Uncanceled: The 1994-95 NHL lockout

The NHL played just 48 regular season games because of the work stoppage

The Devils won the franchise’s first Stanley Cup in the lockout-shortened 1994-95 NHL season, but New Jersey might not have even reached the postseason if a full 84-game season had been played. (Winslow Townsons / AP Photo)

The COVID-19 pandemic that caused all major sports to grind to a halt for close to two months is unprecedented in the world of athletics. That doesn’t mean that we haven’t seen games wiped off the schedule en masse in the past, however. It just usually came about as a result of labor strife.

In an ongoing series, we’ve looked back at the major work stoppages in the NFL, NBA and MLB and tried to see what would have happened if they’d played a full season. Since we don’t have real games to look forward to, the least we can do is try to uncancel as many old ones as we can.

So far, we’ve reconstructed the 1981 and 1994 MLB seasons, as well as the 1982 and 1987 NFL sea-sons and the 1998-99 and 2011-12 NBA campaigns.

Now we move on to the NHL.

The first major stoppage in pro hockey (there was a brief strike in 1992 that caused about 30 games to be postponed and replayed later), was in the 1994-95 season. A lockout-shortened that season to 48 games.

As we’ve seen in other sports, a shortened regular season seems to lend itself to playoff upsets. In the 1995 Stanley Cup playoffs, we saw top-seeded Quebec lose to the eighth-seeded Rangers in the first round of the Eastern Conference and both the No. 2 (Calgary, to San Jose) and No. 3 (St. Louis, to Vancouver) seeds go down in the first round out West.

The fifth-seeded New Jersey Devils advanced to the Stanley Cup Final and swept the top seed in the West, Detroit, to take the Stanley Cup.

Can they hold onto it in a full 84-game season?

Let’s start uncanceling games and find out.

As a reminder, we’re not using computer or video game simulations or statistical tricks. Instead, we’re using actual action that took place on the ice. Basically, for each canceled game, we’ll use the next time those two teams played (at the same venue) as a “makeup game.” For example, we would use games from the 2020-21 NBA and NHL seasons to fill in any holes left by the coronavirus in this year’s schedule.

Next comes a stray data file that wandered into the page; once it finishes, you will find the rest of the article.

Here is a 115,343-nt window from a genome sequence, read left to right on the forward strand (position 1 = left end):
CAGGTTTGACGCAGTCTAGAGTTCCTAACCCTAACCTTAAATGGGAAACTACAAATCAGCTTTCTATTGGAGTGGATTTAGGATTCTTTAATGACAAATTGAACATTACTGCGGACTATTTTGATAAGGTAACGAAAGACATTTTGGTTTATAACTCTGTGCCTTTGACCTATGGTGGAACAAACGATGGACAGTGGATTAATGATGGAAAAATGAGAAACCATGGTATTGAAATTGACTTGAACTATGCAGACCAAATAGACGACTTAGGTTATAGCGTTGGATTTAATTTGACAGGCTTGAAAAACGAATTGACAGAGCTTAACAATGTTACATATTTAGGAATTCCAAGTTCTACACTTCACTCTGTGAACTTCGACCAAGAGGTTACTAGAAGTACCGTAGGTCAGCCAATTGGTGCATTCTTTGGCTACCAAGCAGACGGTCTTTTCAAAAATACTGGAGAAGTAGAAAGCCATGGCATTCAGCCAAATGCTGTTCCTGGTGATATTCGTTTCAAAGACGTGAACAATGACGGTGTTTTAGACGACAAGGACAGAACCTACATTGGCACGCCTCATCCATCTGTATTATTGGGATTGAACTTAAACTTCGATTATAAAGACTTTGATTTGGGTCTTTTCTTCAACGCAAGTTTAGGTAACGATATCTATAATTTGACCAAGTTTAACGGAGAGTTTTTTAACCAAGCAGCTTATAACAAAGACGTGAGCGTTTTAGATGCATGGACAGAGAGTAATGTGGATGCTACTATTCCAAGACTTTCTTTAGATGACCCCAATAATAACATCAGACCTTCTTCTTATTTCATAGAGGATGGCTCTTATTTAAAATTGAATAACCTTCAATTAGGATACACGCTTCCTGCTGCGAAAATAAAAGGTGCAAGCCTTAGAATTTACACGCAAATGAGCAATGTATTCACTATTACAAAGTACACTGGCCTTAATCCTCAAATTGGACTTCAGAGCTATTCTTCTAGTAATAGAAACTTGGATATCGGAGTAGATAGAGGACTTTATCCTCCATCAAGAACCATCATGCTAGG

Eastern Conference

The Devils made their road even tougher, going 14-16-6 in the makeup games to drop from the fifth seed to the No. 8 seed. Philadelphia, which took the Atlantic Division by eight points in the 48-game season, expanded its margin to 15 points. Quebec, up by four in the Northeast, was caught by Pittsburgh but won the head-to-head tiebreaker to take the top overall seed in the East. Buffalo went 14-19-3 in the makeups to drop out of the playoffs. Florida went 18-12-6 to snatch the Sa-bres’ spot.

Western Conference

Detroit seemed determined to wash away the sting of getting swept in the Final. The Red Wings dominated the makeup games, going 25-9-2 and winning the Central by 26 points. Meanwhile, Cal-gary more than doubled its margin in the Pacific, winning the division by 15 points. Toronto went .500 in the makeup games to drop from the No. 5 seed to No. 7. Dallas went 8-19-7 to go from the eighth seed to last place in the Central.

The Pacific had even more churn. Edmonton won 19 makeup games to leapfrog five teams and earn a playoff berth. The Ducks won 16 to go from last place in the Western Conference to the eighth seed. The Sharks helped open the door by going a woeful 8-25-3 in the makeup games to drop from a seventh seed to dead last.


Eighth place in the East? No problem for New Jersey, which upset top seed Quebec, four games to one, in the first round. The other top seeds in the Eastern Conference — Philadelphia, Pittsburgh and Boston — all advanced. Jersey then took out No. 4 Boston in five games to advance to the Eastern Conference Final against the Flyers, which beat the in-state rival Penguins in seven. The Devils topped the second-seeded Flyers in six games to advance to the Stanley Cup Final as a No. 8 seed.

Out West, top-seeded Detroit had an early scare, nearly blowing a three-games-to-none lead over eighth-seeded Anaheim before winning in seven to advance. Second-seeded Calgary wasn’t as lucky, losing to No. 7 Toronto in six games. The third-seeded Blues beat Edmonton in six, and the No. 4 Blackhawks swept Vancouver.

In the second round, Detroit dispatched Chicago in five, while underdog Toronto continued its magical postseason run with a four-to-one series win over the Blues. Detroit ended the Leafs’ Cin-derella season with a four-game sweep in the Western Conference Final.

That led to the same Stanley Cup Final, Detroit against New Jersey, and the Devils again swept away the Red Wings to hoist the Cup.